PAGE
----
Move to Fix “Family Glitch” in Affordable Care Act is a Welcome Step, Healthcare Leaders Say
HLC President Says Additional Actions are Necessary to Strengthen Health Coverage Accessibility
WASHINGTON – Regulatory action announced today by the Biden Administration to fix the so-called “family glitch” in the Affordable Care Act is a much-needed step to make health coverage more accessible for working families, the president of the Healthcare Leadership Council (HLC) said today.
Under the new rule, the cost of adding family members to an individual’s employer-sponsored health insurance plan will be considered when determining “affordability” and those who have to pay more than 10 percent of their income for coverage will be eligible for financial support.
“This action corrects one of the significant flaws in the Affordable Care Act. The system, before this regulatory move, had a built-in bias against family coverage because the cost of adding family members to a health plan did not lead to a commensurate adjustment in subsidy qualifications,” said HLC president Mary R. Grealy. “By taking this action, more American families will be able to afford the health insurance that they need.”
The Healthcare Leadership Council has been strongly advocating this correction to the “family glitch” and is recommending additional actions to improve the current health coverage system, including:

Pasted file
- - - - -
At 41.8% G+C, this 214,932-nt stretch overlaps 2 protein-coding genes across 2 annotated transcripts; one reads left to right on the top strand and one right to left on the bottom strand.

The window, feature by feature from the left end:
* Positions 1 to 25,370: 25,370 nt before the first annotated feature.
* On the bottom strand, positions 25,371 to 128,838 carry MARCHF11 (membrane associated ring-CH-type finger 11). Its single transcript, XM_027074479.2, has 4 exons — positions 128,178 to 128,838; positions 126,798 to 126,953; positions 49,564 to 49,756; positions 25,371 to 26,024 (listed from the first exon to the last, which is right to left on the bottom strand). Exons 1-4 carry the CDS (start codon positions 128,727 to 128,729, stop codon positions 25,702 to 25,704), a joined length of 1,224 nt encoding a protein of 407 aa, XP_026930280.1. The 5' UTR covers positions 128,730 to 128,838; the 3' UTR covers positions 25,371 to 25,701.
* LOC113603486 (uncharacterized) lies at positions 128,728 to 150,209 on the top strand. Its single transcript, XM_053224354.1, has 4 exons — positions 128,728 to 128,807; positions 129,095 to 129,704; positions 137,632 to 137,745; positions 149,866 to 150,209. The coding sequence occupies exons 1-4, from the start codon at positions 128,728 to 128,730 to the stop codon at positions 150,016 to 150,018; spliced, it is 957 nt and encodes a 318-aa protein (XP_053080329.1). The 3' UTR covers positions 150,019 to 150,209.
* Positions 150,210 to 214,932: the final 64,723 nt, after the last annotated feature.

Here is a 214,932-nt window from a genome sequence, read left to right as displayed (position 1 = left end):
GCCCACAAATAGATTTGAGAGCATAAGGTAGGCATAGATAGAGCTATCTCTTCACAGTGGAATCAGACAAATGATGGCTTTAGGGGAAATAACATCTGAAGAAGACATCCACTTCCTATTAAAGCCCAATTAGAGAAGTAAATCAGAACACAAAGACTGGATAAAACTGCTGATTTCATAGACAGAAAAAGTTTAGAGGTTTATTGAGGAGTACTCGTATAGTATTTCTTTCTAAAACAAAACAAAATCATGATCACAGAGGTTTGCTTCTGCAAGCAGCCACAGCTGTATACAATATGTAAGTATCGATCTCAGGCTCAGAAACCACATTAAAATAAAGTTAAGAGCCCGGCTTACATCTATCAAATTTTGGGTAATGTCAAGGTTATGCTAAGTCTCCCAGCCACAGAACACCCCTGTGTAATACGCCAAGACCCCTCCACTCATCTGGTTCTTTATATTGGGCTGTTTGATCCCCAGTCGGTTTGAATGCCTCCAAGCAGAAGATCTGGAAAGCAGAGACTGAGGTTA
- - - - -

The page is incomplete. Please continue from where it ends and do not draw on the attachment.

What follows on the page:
- Encouraging greater competition and more choices in the marketplace, with an emphasis on value-based insurance designs.
- Providing greater flexibility for high-deductible health plans to reimburse healthcare services needed to treat chronic health conditions before enrollees have met their deductible, allowing millions of Americans in plans linked to health savings accounts to better afford essential services.
- Allowing all catastrophic and bronze health plans to qualify as eligible for those with health savings accounts.
- Expanding Health Reimbursement Arrangements so they can be used to purchase short-term renewable health insurance plans.
- Providing regulatory relief to states so they can redirect subsidies according to the unique needs of their populations.
- Ensuring mass communications technologies can be used to help individuals enroll in coverage without violating the Telephone Consumer Protection Act.
For Immediate Release
April 5, 2022
Contact: Kelly Fernandez 202-449-3452